The art and science of successful investment sub-delegation

In this article, Teeluckdharry-Khusial unpacks the important yet little-understood role of sub-delegation. Picture: Picture: Independent Newspapers.

In this article, Teeluckdharry-Khusial unpacks the important yet little-understood role of sub-delegation. Picture: Picture: Independent Newspapers.

Published Feb 18, 2024


By Ashveena Teeluckdharry-Khusial

Typically, asset owners or stewards such as financial advisers, retirement fund board of trustees and insurance company balance sheet investment committees in need of investment solutions delegate investment function/s to a or multiple third parties. Sub-delegation refers to the practice of an investment manager delegating a sub-set of clearly defined responsibilities to another party without transferring the ultimate accountability for the overall investment solution and/or function.

Practised in particular by multi-managers, sub-delegation is also used by single managers and financial advisers to improve investment outcomes. (A multi-manager is an investment manager that creates solutions for investors across asset classes, by combining various styles and strategies from a range of investment managers.)

Single managers often sub-delegate investment administration functions such as independent pricing and the use of pooled funds, whereas financial advisers may sub-delegate functions such as building an investment strategy and portfolio construction, and manager selection.

These financial advisers typically sub-delegate to discretionary fund managers (DFMs) – investment experts who are given the discretion to make investment decisions and to create solutions suitable for financial advisers’ clients. This practice has been common among United Kingdom-based advisers for some time now (to the extent it is specifically legislated), and it is increasingly becoming a feature of the investment landscape in South Africa.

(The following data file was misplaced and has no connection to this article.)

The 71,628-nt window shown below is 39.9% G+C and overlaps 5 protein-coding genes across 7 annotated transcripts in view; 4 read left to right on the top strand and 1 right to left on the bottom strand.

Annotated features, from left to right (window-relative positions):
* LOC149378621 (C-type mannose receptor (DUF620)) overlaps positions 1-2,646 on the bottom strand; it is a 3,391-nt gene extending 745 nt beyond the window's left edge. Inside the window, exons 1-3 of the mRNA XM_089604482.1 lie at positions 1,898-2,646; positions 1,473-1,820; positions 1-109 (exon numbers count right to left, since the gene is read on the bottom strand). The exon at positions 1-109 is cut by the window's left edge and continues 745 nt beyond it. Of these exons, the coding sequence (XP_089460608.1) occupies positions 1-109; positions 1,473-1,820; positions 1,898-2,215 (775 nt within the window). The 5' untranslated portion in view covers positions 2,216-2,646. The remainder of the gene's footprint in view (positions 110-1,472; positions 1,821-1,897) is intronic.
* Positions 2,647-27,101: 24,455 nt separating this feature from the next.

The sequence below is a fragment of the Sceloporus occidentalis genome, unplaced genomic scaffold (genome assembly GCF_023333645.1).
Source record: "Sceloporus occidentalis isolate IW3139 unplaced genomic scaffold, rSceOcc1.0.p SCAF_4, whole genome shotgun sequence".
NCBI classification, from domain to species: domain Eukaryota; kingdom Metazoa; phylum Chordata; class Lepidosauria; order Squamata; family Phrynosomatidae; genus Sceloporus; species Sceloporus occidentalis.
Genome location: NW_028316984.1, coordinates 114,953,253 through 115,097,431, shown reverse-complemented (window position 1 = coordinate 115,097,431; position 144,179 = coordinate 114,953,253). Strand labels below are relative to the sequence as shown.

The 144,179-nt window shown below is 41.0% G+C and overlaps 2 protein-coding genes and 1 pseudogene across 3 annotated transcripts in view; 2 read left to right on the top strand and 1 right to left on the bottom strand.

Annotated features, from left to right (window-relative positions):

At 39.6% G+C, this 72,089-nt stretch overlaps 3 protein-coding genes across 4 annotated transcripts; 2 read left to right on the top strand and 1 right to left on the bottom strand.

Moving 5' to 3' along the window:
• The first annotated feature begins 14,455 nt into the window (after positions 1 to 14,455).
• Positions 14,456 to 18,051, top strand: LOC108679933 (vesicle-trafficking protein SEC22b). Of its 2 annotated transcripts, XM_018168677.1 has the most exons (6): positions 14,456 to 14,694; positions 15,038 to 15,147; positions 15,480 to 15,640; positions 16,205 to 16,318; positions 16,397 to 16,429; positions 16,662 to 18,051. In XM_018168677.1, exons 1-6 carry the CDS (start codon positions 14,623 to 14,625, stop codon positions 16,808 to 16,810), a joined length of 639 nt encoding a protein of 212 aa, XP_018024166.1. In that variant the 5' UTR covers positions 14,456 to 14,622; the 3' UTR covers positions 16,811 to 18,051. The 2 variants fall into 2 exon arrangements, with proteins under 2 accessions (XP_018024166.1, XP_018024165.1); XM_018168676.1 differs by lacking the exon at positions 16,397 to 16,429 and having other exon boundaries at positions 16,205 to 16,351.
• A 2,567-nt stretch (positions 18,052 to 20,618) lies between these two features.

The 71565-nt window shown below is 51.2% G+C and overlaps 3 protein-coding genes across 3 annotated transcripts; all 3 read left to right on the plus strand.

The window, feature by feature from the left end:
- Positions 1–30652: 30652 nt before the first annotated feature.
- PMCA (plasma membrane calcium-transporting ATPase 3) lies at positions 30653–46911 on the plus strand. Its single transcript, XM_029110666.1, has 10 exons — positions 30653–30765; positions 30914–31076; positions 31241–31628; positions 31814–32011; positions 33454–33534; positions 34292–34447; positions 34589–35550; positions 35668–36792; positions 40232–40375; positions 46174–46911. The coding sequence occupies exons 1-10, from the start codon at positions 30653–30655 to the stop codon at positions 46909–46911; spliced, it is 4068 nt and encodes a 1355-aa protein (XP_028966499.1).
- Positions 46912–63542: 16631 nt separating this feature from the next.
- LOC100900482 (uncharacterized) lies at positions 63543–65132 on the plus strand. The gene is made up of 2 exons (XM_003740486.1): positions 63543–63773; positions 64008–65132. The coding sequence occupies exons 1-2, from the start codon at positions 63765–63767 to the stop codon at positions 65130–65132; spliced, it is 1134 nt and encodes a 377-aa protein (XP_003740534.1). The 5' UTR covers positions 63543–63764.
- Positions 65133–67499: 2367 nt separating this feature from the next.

So, why do these various industry players sub-delegate? Typically, advisers or fund managers may be looking to leverage specialised expertise in particular asset classes, maintain focus on core functions, manage complexity and/or optimise resources (by delegating non-core functions that are resource-intensive or that require investment in expensive systems). In the case of multi-managers, diversifying across investment capabilities through sub-delegation helps mitigate investment and operational risks for investors by reducing their dependency on the decisions of a single individual or team.

Sub-delegation does not come without risk and must be carefully considered before being adopted. The responsibility for investment advice and outcomes is not transferred through sub-delegation; hence, anything that goes wrong in the process will adversely affect the reputation and business of the sub-delegating party.

In the ultra-competitive investment space, reputation is arguably the most significant differentiator – which is why everything possible should be done to minimise such risks. In addition, sub-delegation does bring with it financial risks (e.g. the costs of unwinding a poorly structured agreement), operational risks (e.g. failure to meet service obligations), regulatory risks (e.g. losing an investment license because of some material legislative contravention) and legal risks (e.g. being sued for breach of contract). These must all be regularly monitored and mitigated wherever possible.

Ultimately, though, the key to mitigating these risks, and successfully using sub-delegation, lies in the strength and sustainability of the relationship and long-term mutual value creation between the partners involved in the process. Selecting the right partner based on their integrity and trustworthiness is, therefore, critical.

Here are five-pillar rating process to evaluate and select managers, and this objective framework reduces subjectivity in sub-delegation decisions. Financial advisers and retirement fund boards of trustees can use a similar approach to assess DFMs and investment consultants.

On a high level, these five pillars cover the following:

Business sustainability